APWU President Cliff Guffey and Postmaster General Patrick Donahoe have signed the 2010-2015 Collective Bargaining Agreement. Their signatures formalize the new contract, which was ratified by APWU members on May 11.
â€œI am pleased that we were able to negotiate a contract that will strengthen the Postal Service for the future and protect the job security of union members,â€ Guffey said.
A permanent printed version of the contract will be finalized soon. The union will post a notice on www.apwu.org when it is available. Two charts showing the effective dates of various provisions of the contract are posted. One chart is organized by topic [PDF]; the other is organized by date [PDF].
â€œNow it is time for the members of Congress to do their part and correct the funding inequities that are driving the Postal Service toward insolvency,â€ Guffey said. â€œI encourage every APWU member to contact their senators and representative and ask them to take action now.â€
The APWU supports H.R. 1351, a bill introduced in the House of Representatives by Rep. Stephen Lynch (D-MA), which instructs the Office of Personnel Management (OPM) to recalculate USPS payments to its pension accounts using updated methodology. Independent actuarial studies have concluded that as a result of improper funding formulas, the USPS has overpaid the Civil Service Retirement System (CSRS) by $50 billion to $75 billion. Overpayments to the Federal Employees Retirement System (FERS) are estimated at $6.9 billion.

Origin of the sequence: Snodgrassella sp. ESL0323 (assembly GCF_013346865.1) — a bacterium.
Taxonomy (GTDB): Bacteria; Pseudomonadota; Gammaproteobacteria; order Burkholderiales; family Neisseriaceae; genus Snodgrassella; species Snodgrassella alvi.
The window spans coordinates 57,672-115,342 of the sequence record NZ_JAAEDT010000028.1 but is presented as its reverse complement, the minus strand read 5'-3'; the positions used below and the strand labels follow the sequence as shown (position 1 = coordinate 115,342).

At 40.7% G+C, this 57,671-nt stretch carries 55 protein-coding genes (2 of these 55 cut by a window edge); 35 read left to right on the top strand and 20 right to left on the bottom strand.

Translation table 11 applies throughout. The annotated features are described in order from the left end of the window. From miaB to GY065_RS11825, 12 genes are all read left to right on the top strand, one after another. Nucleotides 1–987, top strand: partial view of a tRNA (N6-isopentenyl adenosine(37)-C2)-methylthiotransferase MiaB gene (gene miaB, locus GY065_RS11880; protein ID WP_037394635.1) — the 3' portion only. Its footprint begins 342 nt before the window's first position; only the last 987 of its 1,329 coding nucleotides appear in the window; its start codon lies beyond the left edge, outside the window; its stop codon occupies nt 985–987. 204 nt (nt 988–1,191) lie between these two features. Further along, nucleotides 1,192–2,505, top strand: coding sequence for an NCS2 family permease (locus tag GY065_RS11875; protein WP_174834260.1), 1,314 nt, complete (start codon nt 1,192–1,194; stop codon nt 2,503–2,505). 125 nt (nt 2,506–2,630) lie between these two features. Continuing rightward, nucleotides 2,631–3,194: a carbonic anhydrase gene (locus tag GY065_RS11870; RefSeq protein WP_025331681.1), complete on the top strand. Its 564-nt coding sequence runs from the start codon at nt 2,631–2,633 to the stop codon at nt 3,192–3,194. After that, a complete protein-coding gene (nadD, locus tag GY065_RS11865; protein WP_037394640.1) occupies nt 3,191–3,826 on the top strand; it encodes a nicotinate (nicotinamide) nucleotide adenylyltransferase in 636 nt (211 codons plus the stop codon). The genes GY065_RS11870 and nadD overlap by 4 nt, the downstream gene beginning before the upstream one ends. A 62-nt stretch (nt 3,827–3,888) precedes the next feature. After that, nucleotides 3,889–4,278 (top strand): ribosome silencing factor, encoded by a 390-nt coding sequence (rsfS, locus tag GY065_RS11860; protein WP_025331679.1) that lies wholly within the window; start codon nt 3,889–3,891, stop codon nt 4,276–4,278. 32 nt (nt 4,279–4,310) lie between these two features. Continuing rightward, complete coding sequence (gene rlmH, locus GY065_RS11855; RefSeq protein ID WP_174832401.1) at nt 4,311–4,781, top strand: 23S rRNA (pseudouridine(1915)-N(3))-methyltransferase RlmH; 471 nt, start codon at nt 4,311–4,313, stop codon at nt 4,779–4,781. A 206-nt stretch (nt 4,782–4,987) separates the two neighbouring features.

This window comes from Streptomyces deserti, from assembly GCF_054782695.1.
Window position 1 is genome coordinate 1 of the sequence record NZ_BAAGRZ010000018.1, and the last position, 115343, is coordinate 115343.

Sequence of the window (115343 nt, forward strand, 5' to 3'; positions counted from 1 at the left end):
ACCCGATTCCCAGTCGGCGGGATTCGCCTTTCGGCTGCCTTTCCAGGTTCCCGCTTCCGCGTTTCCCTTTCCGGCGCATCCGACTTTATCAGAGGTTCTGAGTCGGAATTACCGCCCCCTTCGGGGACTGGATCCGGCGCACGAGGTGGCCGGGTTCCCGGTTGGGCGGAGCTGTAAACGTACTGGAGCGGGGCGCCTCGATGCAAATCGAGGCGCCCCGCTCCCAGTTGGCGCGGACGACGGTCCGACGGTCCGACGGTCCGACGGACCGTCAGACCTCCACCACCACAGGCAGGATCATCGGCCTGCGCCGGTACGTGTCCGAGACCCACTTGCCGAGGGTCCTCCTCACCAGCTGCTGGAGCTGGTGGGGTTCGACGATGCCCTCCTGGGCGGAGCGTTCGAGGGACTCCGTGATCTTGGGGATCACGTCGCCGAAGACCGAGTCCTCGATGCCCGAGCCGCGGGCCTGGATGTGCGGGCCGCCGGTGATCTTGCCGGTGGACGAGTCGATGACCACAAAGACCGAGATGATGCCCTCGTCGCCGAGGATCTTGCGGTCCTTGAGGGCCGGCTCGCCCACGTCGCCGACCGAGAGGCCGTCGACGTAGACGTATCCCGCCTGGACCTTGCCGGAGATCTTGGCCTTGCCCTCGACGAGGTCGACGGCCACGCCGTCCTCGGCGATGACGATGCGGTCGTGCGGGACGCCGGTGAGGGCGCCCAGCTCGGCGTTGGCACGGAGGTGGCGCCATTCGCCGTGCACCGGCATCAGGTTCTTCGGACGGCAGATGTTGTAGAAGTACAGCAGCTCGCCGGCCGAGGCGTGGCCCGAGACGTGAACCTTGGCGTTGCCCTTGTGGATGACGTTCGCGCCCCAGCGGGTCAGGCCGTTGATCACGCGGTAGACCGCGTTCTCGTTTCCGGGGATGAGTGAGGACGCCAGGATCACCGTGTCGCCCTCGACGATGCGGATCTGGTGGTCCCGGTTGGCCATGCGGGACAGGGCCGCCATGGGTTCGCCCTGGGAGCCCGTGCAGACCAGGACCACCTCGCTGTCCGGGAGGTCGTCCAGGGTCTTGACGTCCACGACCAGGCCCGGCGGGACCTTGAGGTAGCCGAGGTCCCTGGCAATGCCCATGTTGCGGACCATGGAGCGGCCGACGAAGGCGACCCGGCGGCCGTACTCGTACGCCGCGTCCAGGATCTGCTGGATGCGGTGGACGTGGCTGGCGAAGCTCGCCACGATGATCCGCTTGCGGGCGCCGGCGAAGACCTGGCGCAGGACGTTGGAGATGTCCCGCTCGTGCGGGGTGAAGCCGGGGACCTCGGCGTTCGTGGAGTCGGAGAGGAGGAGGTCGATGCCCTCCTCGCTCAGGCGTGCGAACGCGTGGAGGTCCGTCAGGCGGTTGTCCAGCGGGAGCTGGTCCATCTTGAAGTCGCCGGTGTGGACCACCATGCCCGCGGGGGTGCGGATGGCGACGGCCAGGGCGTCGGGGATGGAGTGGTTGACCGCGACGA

Under the terms of H.R. 1351, if overpayments are found during OPMâ€™s recalculation, the surplus would be transferred to the Postal Service. OPM would also be required to refund the USPS any money it overpaid to its FERS account. The Postal Service could then use this money to meet its pre-funding requirements.
A similar bill, S. 1010, introduced by Sen. Tom Carper (D-DE), would permit the USPS to use overpayments to its pension accounts to meet obligations to pre-fund the healthcare liabilities of future retirees, but it also contains several negative provisions. The proposed legislation would give the Postal Service authority to close post offices solely for financial reasons, and would require arbitrators to consider the financial health of the USPS when contract negotiations end in arbitration. The APWU will continue to work with senators and their staff to address the issues in this measure that are of concern to our members.